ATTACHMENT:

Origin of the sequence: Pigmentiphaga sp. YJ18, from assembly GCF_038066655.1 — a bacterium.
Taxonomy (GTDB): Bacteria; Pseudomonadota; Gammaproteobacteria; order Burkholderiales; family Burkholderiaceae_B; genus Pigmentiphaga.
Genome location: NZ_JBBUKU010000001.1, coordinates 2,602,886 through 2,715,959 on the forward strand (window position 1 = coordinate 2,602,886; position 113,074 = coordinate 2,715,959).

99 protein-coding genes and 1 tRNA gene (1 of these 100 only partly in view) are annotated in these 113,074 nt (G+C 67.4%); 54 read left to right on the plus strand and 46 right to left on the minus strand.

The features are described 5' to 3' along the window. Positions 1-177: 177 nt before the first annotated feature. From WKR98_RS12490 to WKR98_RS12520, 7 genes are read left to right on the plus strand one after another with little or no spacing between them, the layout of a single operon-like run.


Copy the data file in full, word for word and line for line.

Origin of the sequence: Pigmentiphaga sp. YJ18, from assembly GCF_038066655.1 — a bacterium.
Taxonomy (GTDB): Bacteria; Pseudomonadota; Gammaproteobacteria; order Burkholderiales; family Burkholderiaceae_B; genus Pigmentiphaga.
Genome location: NZ_JBBUKU010000001.1, coordinates 2,602,886 through 2,715,959 on the forward strand (window position 1 = coordinate 2,602,886; position 113,074 = coordinate 2,715,959).

99 protein-coding genes and 1 tRNA gene (1 of these 100 only partly in view) are annotated in these 113,074 nt (G+C 67.4%); 54 read left to right on the plus strand and 46 right to left on the minus strand.

The features are described 5' to 3' along the window. Positions 1-177: 177 nt before the first annotated feature. From WKR98_RS12490 to WKR98_RS12520, 7 genes are read left to right on the plus strand one after another with little or no spacing between them, the layout of a single operon-like run.